VERSAILLES — From the political and personal upheaval experienced in a post-9/11 world to the mysterious quiet of the underwater caverns in Mexico's Yucatan Peninsula, the latest exhibit at Heike Pickett Gallery explores the emotional and visual depths of two celebrated artists at the height of their careers.
New Drawings by Anne Leone and Recent Works by her husband, Daniel Ludwig, is a joint exhibit at Heike Pickett Gallery and Sculpture Garden in Versailles until Dec. 20.
The artists are retired art professors who now are full-time painters in Brooklyn, N.Y. They share a creative discipline, two children and are renowned for their classical depictions of the human figure, but each artist's work is visually and thematically distinct.
Leone continues her two decades-long depiction of underwater scenes, exploring the human figure in the weightless fluidity of water. Entwined torsos, kicking legs, the subdued filter and distortion of light created by the water are hallmarks of her acrylic paintings.
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While Leone has been "in the water," as gallery owner Heike Pickett calls it, for 20 years, Leone considers recent works inspired by the cenotes, or sinkholes, of the Yucatan Peninsula to be her most ambitious.
"These freshwater pools are the exposed entry points to vast underwater cave systems," Leone writes in her artist statement. "They are a dramatic and portentous environment for meditations on the beauty and fragility of the human body and spirit."
The exhibit features several of Leone's signature acrylic paintings but also includes charcoal drawings, a new artistic endeavor for her. Without the aid of color, Leone's charcoal drawings of underwater figures rely on her understanding of the intermingling qualities of water and light.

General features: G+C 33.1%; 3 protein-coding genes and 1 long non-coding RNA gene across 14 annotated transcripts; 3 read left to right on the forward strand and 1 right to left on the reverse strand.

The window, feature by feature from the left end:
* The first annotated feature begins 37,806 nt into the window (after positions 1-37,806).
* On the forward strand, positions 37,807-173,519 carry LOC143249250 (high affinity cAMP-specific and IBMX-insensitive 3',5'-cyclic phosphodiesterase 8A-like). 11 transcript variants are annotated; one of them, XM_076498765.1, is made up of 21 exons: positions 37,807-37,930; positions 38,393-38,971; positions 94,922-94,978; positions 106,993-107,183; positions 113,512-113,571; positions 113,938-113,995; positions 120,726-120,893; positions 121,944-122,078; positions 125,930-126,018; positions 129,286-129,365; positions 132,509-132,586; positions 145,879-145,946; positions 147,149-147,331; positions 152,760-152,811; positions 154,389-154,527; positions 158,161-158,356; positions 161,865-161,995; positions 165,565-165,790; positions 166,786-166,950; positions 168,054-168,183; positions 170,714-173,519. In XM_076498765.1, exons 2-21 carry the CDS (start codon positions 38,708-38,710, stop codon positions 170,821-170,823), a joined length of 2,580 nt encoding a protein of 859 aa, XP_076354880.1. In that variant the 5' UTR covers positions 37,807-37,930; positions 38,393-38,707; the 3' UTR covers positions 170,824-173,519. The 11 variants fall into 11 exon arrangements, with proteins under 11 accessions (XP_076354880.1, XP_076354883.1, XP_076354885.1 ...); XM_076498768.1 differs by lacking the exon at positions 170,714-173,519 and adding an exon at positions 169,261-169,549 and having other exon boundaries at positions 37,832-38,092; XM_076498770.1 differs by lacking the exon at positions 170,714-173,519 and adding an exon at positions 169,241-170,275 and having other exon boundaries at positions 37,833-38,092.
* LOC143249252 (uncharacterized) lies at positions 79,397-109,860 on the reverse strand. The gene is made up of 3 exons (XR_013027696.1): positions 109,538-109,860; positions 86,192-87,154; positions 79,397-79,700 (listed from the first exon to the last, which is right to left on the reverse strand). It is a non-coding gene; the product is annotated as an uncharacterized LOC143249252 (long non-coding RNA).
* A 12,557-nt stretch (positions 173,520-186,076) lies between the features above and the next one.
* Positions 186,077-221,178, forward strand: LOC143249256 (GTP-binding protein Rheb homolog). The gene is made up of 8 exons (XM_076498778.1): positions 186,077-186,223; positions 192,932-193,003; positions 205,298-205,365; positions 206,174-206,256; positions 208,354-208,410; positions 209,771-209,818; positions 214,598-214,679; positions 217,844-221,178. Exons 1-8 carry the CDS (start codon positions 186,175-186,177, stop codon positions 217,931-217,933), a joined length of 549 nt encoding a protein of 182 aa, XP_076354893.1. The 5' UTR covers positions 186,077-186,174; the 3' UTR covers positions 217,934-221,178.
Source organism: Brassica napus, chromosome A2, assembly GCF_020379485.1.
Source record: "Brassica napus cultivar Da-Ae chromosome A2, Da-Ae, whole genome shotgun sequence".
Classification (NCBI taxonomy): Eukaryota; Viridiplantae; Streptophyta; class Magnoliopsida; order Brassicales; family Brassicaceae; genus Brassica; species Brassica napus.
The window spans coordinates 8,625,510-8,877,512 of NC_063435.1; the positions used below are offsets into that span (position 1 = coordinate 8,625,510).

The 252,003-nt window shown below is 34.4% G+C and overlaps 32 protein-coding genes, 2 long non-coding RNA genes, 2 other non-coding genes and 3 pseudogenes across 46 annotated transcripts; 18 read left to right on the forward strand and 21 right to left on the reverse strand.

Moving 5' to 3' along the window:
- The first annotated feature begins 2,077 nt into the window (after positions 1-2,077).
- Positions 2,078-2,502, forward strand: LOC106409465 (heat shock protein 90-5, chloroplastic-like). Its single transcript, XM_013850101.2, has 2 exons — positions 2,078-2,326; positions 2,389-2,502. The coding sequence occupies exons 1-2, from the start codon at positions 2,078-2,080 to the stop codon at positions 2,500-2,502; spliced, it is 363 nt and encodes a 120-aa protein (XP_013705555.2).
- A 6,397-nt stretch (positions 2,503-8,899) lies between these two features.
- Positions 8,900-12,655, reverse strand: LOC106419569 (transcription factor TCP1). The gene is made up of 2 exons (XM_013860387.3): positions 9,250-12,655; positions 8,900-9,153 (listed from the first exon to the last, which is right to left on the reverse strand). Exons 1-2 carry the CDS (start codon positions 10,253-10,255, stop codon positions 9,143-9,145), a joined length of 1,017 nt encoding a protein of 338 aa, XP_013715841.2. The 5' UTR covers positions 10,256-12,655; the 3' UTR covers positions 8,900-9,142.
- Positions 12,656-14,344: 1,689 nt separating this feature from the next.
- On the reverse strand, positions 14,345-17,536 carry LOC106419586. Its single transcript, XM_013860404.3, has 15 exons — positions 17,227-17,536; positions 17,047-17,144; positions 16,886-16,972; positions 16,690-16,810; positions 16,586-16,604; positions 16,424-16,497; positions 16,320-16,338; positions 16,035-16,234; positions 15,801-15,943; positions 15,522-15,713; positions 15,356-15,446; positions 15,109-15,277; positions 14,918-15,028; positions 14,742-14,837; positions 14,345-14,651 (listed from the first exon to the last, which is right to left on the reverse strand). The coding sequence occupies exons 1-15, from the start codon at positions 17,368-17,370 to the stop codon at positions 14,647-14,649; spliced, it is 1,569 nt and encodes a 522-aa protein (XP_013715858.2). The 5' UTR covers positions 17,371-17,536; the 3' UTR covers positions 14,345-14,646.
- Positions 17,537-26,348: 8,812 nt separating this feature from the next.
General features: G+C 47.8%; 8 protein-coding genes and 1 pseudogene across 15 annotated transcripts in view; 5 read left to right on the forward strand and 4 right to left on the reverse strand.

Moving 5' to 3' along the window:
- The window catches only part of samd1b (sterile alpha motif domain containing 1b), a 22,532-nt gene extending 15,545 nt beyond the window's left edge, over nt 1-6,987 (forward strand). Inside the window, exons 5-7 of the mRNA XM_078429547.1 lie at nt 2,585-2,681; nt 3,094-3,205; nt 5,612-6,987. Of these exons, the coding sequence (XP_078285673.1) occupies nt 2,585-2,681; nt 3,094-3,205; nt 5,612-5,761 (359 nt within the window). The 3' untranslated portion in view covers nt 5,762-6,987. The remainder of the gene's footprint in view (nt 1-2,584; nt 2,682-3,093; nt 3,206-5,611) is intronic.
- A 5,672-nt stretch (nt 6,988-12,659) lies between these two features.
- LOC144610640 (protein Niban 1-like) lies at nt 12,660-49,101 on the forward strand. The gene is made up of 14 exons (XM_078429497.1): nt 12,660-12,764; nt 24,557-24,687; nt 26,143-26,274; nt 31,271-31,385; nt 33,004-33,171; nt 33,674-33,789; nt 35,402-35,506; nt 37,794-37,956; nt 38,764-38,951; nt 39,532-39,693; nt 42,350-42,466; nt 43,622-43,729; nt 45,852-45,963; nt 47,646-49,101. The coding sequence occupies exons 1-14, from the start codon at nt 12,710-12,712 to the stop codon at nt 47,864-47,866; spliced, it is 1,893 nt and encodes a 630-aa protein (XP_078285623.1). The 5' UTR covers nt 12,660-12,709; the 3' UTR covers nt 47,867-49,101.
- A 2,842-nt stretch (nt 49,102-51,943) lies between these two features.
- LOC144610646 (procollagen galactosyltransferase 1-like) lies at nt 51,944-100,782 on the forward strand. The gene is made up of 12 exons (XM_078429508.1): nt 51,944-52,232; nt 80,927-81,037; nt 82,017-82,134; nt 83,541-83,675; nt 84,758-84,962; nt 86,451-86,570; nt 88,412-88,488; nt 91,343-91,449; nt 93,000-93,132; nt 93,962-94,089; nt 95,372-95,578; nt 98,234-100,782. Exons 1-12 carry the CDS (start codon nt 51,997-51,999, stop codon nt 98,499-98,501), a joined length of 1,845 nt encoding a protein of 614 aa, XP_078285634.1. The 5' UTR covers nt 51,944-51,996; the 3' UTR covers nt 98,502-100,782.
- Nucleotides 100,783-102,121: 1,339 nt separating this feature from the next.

"The light moves around on the page, which is a lot like swimming in a pool, bouncing around from side to side, down to the bottom and up for air," she writes.
Leone continues to deepen her work with underwater figures and explore a new medium, but Ludwig's work underwent significant upheaval in the past decade.
The aftermath of 9/11 and two foreign wars challenged Ludwig's notion that he "could live safely, rationally, untouched by the chaos around me," he writes in his artist statement.
And then, when his mother and sister died within a year, Ludwig writes, his "optimism shattered like a layer of protective glass."
"Grief and anger began to undermine the stability of my old manner of painting," he writes. "I eventually found a new direction by picking up the broken pieces of my past work, taking a leg here, a torso there, a stormy sky from early landscapes."
Ludwig combined these elements with images from newspapers and the Internet in a "mash-up" that eventually found a compositional framework evocative of classical painting. While he cites Théodore Géricault's The Raft of the Medusa, Jacques-Louis David's The Sabine Women and even Michelangelo's Sistine Chapel as the kind of classical works that helped him to reorder the disparate elements of his past work, he brings a fresh sense of dramatic color to his composition.
"Old fictions have lost their power to order the world," Ludwig writes of his new works, which he calls a "cannibalization, a recapitulation and a re-examination of my artistic life."
Pickett describes Ludwig's recent evolution as a "total departure" and a "breakthrough." She ought to know: Ludwig and Leone were among the first artists she exhibited and represented when her commercial gallery opened almost 30 years.
Since their first shows with Pickett in the 1980s, the pair have regularly exhibited in noted galleries in New York and London while continuing to mount shows in Kentucky.